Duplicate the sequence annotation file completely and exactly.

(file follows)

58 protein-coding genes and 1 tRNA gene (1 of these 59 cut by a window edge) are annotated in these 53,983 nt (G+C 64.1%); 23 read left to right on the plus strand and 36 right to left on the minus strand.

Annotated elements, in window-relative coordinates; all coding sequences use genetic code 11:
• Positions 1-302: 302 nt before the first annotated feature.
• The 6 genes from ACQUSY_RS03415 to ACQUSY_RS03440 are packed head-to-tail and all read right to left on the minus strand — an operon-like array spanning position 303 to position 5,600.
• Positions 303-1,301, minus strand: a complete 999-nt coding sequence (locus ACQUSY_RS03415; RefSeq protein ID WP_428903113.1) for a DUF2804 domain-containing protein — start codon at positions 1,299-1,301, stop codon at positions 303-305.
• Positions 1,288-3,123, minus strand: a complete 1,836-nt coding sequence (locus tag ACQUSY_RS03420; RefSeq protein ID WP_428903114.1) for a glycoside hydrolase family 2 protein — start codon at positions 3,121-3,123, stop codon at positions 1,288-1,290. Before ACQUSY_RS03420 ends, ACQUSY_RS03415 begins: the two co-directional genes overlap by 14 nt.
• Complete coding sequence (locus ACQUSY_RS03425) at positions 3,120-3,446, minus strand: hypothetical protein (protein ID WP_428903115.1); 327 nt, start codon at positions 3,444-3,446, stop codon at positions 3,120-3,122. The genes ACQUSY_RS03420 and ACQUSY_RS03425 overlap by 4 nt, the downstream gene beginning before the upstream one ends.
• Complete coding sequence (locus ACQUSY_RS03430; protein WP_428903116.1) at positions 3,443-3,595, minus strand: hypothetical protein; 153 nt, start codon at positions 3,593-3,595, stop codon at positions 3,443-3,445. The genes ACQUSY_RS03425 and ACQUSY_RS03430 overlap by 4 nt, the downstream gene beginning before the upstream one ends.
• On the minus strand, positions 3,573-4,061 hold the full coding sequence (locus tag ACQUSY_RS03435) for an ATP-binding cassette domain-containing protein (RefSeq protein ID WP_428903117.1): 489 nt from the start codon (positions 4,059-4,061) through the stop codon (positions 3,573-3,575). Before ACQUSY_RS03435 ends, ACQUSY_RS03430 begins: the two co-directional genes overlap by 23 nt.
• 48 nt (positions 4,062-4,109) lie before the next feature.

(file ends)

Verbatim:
58 protein-coding genes and 1 tRNA gene (1 of these 59 cut by a window edge) are annotated in these 53,983 nt (G+C 64.1%); 23 read left to right on the plus strand and 36 right to left on the minus strand.

Annotated elements, in window-relative coordinates; all coding sequences use genetic code 11:
• Positions 1-302: 302 nt before the first annotated feature.
• The 6 genes from ACQUSY_RS03415 to ACQUSY_RS03440 are packed head-to-tail and all read right to left on the minus strand — an operon-like array spanning position 303 to position 5,600.
• Positions 303-1,301, minus strand: a complete 999-nt coding sequence (locus ACQUSY_RS03415; RefSeq protein ID WP_428903113.1) for a DUF2804 domain-containing protein — start codon at positions 1,299-1,301, stop codon at positions 303-305.
• Positions 1,288-3,123, minus strand: a complete 1,836-nt coding sequence (locus tag ACQUSY_RS03420; RefSeq protein ID WP_428903114.1) for a glycoside hydrolase family 2 protein — start codon at positions 3,121-3,123, stop codon at positions 1,288-1,290. Before ACQUSY_RS03420 ends, ACQUSY_RS03415 begins: the two co-directional genes overlap by 14 nt.
• Complete coding sequence (locus ACQUSY_RS03425) at positions 3,120-3,446, minus strand: hypothetical protein (protein ID WP_428903115.1); 327 nt, start codon at positions 3,444-3,446, stop codon at positions 3,120-3,122. The genes ACQUSY_RS03420 and ACQUSY_RS03425 overlap by 4 nt, the downstream gene beginning before the upstream one ends.
• Complete coding sequence (locus ACQUSY_RS03430; protein WP_428903116.1) at positions 3,443-3,595, minus strand: hypothetical protein; 153 nt, start codon at positions 3,593-3,595, stop codon at positions 3,443-3,445. The genes ACQUSY_RS03425 and ACQUSY_RS03430 overlap by 4 nt, the downstream gene beginning before the upstream one ends.
• On the minus strand, positions 3,573-4,061 hold the full coding sequence (locus tag ACQUSY_RS03435) for an ATP-binding cassette domain-containing protein (RefSeq protein ID WP_428903117.1): 489 nt from the start codon (positions 4,059-4,061) through the stop codon (positions 3,573-3,575). Before ACQUSY_RS03435 ends, ACQUSY_RS03430 begins: the two co-directional genes overlap by 23 nt.
• 48 nt (positions 4,062-4,109) lie before the next feature.